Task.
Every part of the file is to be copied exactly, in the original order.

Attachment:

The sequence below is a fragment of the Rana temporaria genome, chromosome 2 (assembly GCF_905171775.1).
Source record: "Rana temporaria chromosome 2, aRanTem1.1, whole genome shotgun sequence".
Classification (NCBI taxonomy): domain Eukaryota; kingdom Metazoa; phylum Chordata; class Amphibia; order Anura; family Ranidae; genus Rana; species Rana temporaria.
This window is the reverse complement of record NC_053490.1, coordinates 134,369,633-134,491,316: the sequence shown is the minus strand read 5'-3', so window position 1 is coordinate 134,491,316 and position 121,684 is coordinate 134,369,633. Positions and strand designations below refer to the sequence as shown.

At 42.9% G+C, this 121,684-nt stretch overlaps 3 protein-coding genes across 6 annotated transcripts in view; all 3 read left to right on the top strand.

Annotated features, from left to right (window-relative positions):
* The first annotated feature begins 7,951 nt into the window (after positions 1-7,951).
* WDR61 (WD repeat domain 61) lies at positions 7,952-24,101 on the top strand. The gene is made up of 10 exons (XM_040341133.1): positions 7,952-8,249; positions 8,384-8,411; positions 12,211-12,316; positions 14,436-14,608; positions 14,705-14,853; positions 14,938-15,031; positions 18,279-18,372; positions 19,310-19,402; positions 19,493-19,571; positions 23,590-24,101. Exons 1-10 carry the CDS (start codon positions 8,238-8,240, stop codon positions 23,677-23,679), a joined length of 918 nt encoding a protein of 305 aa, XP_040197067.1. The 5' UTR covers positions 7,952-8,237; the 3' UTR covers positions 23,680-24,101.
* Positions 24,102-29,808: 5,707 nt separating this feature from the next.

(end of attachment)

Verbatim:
The sequence below is a fragment of the Rana temporaria genome, chromosome 2 (assembly GCF_905171775.1).
Source record: "Rana temporaria chromosome 2, aRanTem1.1, whole genome shotgun sequence".
Classification (NCBI taxonomy): domain Eukaryota; kingdom Metazoa; phylum Chordata; class Amphibia; order Anura; family Ranidae; genus Rana; species Rana temporaria.
This window is the reverse complement of record NC_053490.1, coordinates 134,369,633-134,491,316: the sequence shown is the minus strand read 5'-3', so window position 1 is coordinate 134,491,316 and position 121,684 is coordinate 134,369,633. Positions and strand designations below refer to the sequence as shown.

At 42.9% G+C, this 121,684-nt stretch overlaps 3 protein-coding genes across 6 annotated transcripts in view; all 3 read left to right on the top strand.

Annotated features, from left to right (window-relative positions):
* The first annotated feature begins 7,951 nt into the window (after positions 1-7,951).
* WDR61 (WD repeat domain 61) lies at positions 7,952-24,101 on the top strand. The gene is made up of 10 exons (XM_040341133.1): positions 7,952-8,249; positions 8,384-8,411; positions 12,211-12,316; positions 14,436-14,608; positions 14,705-14,853; positions 14,938-15,031; positions 18,279-18,372; positions 19,310-19,402; positions 19,493-19,571; positions 23,590-24,101. Exons 1-10 carry the CDS (start codon positions 8,238-8,240, stop codon positions 23,677-23,679), a joined length of 918 nt encoding a protein of 305 aa, XP_040197067.1. The 5' UTR covers positions 7,952-8,237; the 3' UTR covers positions 23,680-24,101.
* Positions 24,102-29,808: 5,707 nt separating this feature from the next.